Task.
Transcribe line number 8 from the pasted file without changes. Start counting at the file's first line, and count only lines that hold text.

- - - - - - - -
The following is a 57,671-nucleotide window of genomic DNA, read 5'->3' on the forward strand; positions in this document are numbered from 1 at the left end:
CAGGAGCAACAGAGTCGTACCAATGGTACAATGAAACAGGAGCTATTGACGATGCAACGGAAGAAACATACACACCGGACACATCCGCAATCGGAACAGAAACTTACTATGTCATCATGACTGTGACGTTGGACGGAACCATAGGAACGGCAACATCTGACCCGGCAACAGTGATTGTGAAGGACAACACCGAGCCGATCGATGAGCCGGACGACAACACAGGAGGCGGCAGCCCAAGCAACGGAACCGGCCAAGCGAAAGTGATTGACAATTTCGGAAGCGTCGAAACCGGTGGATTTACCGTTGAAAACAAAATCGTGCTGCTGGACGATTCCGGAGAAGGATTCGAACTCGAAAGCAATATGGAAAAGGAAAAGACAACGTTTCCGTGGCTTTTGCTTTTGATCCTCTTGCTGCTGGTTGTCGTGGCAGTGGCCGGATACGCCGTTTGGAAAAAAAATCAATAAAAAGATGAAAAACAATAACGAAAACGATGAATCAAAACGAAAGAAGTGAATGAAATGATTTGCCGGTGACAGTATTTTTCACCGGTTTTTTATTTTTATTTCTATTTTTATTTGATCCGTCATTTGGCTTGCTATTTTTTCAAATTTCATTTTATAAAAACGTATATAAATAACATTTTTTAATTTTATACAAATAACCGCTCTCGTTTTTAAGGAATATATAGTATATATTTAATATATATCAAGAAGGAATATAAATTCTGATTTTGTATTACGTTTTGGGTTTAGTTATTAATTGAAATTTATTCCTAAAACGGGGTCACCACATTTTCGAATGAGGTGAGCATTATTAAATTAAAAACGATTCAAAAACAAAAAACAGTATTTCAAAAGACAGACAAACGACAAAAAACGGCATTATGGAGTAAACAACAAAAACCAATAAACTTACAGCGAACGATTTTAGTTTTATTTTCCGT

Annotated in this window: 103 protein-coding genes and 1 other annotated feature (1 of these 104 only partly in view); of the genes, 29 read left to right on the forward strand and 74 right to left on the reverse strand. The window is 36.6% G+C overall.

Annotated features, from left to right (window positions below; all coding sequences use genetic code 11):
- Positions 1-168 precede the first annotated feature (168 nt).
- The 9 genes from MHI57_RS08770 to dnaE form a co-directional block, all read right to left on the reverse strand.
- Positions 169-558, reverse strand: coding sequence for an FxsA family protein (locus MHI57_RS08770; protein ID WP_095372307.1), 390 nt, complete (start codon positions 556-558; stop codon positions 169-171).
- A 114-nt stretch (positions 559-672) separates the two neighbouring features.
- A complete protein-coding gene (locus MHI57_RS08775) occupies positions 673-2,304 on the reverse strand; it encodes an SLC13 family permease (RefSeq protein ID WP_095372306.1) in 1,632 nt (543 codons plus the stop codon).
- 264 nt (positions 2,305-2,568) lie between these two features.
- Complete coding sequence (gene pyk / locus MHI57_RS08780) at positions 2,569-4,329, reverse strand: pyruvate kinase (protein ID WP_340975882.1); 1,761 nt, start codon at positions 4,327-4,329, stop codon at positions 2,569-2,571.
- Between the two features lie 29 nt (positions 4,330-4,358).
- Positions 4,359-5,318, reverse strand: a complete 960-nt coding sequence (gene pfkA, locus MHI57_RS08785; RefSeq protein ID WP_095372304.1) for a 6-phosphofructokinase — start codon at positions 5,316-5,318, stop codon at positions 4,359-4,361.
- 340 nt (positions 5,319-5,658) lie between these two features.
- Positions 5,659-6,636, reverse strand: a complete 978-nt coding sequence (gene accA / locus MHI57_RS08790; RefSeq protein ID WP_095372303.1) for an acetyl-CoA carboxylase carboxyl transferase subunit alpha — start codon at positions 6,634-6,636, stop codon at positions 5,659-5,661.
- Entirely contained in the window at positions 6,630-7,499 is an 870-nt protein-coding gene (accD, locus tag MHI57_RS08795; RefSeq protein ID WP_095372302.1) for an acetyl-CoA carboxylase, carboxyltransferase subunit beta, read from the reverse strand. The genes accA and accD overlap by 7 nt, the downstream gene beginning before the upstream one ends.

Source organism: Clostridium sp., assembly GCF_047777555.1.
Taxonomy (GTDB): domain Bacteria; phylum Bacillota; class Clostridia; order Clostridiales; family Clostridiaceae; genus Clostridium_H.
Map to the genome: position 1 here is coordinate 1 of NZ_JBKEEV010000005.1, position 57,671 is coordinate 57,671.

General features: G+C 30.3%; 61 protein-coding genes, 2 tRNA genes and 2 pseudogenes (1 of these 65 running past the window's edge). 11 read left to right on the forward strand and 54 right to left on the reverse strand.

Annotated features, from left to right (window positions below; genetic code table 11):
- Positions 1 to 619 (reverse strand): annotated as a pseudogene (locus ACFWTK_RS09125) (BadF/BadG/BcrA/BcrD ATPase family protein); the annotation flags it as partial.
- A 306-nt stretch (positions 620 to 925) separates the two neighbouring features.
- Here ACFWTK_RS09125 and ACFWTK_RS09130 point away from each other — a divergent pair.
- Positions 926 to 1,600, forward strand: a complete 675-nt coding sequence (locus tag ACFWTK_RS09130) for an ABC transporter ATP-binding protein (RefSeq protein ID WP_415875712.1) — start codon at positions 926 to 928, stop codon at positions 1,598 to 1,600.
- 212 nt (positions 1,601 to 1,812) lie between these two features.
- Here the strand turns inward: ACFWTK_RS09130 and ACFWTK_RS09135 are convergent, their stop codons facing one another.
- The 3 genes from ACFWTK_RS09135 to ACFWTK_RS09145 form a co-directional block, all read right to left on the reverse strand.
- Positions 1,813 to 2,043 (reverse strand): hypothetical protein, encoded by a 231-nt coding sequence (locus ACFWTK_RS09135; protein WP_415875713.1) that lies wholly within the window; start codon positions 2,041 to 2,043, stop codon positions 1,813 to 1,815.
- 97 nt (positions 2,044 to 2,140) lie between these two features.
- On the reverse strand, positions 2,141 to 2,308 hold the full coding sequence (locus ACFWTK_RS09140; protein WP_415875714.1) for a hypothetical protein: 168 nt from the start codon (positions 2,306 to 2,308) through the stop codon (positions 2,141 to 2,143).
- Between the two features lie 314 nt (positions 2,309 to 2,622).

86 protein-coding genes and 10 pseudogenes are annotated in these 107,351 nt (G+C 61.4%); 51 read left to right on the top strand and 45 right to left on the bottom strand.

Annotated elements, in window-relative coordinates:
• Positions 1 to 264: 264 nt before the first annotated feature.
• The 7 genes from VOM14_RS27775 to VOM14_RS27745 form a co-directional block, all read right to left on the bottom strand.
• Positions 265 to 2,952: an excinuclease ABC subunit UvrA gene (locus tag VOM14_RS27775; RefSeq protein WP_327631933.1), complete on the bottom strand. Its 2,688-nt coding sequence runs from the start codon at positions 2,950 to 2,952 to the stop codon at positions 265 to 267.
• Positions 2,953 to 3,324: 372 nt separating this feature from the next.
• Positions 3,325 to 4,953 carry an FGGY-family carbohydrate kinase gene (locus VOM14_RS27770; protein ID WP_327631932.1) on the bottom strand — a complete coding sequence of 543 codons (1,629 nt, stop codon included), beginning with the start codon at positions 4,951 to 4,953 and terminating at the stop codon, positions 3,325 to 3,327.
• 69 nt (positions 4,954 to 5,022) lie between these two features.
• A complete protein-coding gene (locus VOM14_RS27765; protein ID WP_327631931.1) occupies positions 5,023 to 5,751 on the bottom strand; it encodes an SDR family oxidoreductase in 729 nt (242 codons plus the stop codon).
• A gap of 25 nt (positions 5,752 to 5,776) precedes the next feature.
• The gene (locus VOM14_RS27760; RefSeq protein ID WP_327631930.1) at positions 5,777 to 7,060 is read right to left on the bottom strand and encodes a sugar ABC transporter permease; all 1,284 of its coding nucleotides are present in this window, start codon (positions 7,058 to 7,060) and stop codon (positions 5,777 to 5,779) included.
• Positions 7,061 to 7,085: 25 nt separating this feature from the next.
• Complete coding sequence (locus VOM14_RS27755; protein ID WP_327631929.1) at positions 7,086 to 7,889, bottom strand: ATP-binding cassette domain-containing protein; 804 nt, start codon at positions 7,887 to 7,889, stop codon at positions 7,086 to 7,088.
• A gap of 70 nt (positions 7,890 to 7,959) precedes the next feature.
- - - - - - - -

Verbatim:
- A 114-nt stretch (positions 559-672) separates the two neighbouring features.